Saturday, July 16, 2005

Barry Manilow

To start off with, I should point out that I may have to change a few names in order to protect the innocent from the guilty. I don't want to put too fine a point on it but I must tread lightly. Hopefully there is not a room somewhere with a gang of proverbial monkeys typing combinations of website addresses looking for subversive blogs. Not that I aim to be subversive. I just want to describe my life here, though I guess there will have to be some degree of self-censorship. I have not included my name anywhere on the blog.
I feel bad choosing this as the subject for my first blog but I suppose it would be hard to ignore the events in London of last week. I lived in London for four years before coming out here, so it has been on my mind a lot.
As I am sure most educated, informed people are aware, the majority of Muslims abhor terrorism in all its forms and Libyans are no different, despite the rather sinister image the country is still trying to shake off. Without exception all the Libyans who have spoken to me about the bombing have expressed genuine shock and sympathy. A few have qualified it by adding, "but the same thing happens in Baghdad and Palestine every day." I have been tempted to reply, "Yes, I suppose there are a lot of Arab terrorists indiscriminately blowing up people in those places as well." I haven't because I know that it would have been unfair, though I was slightly annoyed that they should want to start a debate about politics after I had just told them that I was a bit worried aboiut my brother, who works in Central London. In any event, no-one I know in London has been hurt, though everyone claims to have "just missed it" by two hours or five miles or so. Still, I suppose it's easy for me to be blase. I have never been even that close to being ripped apart by a bomb.
A friend of mine told me that her boss punched the air in delight on September 11 and there is no doubt that the idea that the Americans had it coming to them is quite common currency here. However, after the wars in Afghanistan and Iraq and the senseless nature of terrorism, I think that appetite for taking the war back to the Americans has dissipated on the so-called 'Arab street'. In Iraq it has been other Muslims on the receiving end of the bombs and as a friend of mine, Osama, said to me, "I am as much of a target as you are. I wear jeans. I listen to rap music."
In Libya at least, the authorities seem to have kept a tight lid on any Islamic insurgency.
Esam, who seems to be moving in the direction of fundamentalism (he stopped watching television two months ago), told me that he doesn't go to the same mosque every day to avoid being a target for the authorities on the look-out for extremists. At first it seemed incredible to me that religious persecution against Muslims could exist in Libya, but it is a very really fear for anyone whose beard is too long. "They don't drop by your house and explain where they are taking you and let you pick up some things. They just take you and you're gone," Esam said.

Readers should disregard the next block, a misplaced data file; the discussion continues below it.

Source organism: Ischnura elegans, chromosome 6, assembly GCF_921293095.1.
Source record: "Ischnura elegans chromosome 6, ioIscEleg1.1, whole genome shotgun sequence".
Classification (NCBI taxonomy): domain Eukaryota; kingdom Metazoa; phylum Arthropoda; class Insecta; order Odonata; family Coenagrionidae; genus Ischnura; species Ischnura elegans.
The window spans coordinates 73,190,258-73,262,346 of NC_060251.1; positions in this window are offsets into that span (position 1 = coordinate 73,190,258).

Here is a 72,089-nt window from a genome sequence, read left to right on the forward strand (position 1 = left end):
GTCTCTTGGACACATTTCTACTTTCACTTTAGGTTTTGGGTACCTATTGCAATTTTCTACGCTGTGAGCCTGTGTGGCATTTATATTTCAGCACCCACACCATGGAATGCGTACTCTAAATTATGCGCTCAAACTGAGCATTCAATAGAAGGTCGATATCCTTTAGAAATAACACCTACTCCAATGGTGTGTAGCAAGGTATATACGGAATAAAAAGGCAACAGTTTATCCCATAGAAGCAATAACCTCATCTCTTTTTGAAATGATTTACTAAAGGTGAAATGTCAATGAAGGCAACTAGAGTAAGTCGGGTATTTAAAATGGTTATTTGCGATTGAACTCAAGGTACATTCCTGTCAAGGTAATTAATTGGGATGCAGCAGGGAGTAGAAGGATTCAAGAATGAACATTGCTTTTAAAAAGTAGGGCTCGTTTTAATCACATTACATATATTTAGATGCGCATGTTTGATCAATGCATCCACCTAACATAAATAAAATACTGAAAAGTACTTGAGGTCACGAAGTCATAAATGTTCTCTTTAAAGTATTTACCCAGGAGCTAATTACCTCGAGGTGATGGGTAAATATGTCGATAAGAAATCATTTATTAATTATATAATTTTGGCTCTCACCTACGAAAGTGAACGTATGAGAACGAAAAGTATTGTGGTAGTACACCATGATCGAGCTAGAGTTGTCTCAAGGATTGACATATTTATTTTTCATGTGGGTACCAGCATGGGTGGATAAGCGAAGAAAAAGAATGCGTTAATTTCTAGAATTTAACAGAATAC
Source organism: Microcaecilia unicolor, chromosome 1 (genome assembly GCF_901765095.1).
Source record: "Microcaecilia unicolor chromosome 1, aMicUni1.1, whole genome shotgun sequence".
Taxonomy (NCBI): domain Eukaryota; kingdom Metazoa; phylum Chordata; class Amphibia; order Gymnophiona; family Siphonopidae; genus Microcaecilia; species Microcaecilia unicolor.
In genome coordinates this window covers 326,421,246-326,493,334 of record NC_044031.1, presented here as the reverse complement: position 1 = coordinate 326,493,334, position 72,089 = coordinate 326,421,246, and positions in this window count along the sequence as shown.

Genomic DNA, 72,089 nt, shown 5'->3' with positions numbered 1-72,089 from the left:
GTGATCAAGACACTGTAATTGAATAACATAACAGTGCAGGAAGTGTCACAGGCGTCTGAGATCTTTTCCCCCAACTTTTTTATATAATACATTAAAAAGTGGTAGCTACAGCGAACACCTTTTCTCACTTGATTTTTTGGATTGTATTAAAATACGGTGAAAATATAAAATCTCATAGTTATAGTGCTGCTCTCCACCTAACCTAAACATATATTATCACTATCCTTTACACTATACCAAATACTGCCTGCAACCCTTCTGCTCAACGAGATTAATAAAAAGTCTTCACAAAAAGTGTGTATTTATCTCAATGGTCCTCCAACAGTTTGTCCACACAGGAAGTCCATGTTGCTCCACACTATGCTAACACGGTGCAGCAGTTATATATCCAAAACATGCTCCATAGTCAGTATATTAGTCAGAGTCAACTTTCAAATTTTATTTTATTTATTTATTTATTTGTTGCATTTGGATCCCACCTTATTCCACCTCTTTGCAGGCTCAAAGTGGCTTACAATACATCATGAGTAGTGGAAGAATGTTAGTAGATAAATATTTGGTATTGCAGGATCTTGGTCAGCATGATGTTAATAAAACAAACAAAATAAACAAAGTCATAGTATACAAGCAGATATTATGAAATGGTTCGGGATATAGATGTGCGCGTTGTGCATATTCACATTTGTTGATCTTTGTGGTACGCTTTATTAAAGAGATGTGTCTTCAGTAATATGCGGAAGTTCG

Of course, while some Arabs may have expressed some satisfaction on September 11, there is also a popular theory that it was "the Jews" who bombed the World Trade Centre. What would, in Europe at least, normally qualify as wacko conspiracy theories formulated by nutcases on the margins of society can sometimes form the basis of mainstream thinking here, at least where the Jews are concerned. One person actually tried to explain to me how the Jews were responsible for the disappearances in the Bermuda Triangle. There was a lot about force fields and magnets and nuclear scientists and other such things and his English wasn't very good so I wasn't able to grasp the finer points of his argument. I decided to be charitable and point out that Barry Manilow, who sang the song 'The Bermuda Triangle' was actually Jewish and so there might be something to his theory. He accepted my point gratefully. Another time someone said something innocuous in the office, like "What is the capital of Israel?" and a Libyan replied, "We do not accept that that place, the one that you mentioned, exists." And indeed they don't. All the pages relating to Israel in the atlases have been ripped out and it has been blacked out with a marker pen on the maps of the world.
There is some real hatred towards the west though and sadly it is not that hard to understand. I was once in the office of Haj Mohammed, a normally gentle, good-natured sort of man, who was sort of a glorified photocopying boy, since retired. He was on his laptop looking at a website featuring images of Iraqis being tortured by American soldiers. No words, just pictures, dozens of them. Besides the familiar ones, including the ones faked by The Daily Mirror, there was one of an old woman wearing a hijab having her clothes torn off. "One day we will get together and come and kill you all," he said to me, with tears in his eyes. He never mentioned it again and the next time I saw him he was back to his usual, affable self, joking about jamming the photocopier so that he wouldn't have to do any work.
In Saudi the insurgents were getting a lot of bad press because they were breaking into compounds, much like the one I live on, and just killing anyone they came across. Inevitably, some Muslims got shot as well, which lost them support even amongst their grassroot supporters. So the next time they went on a similar raid, they asked their victims two questions: 'Are you a Muslim?' and 'Can you speak Arabic?' If you gave the wrong answer you got shot. While I am still struggling with my Arabic, I have mustered up enough to understand and answer those two questions.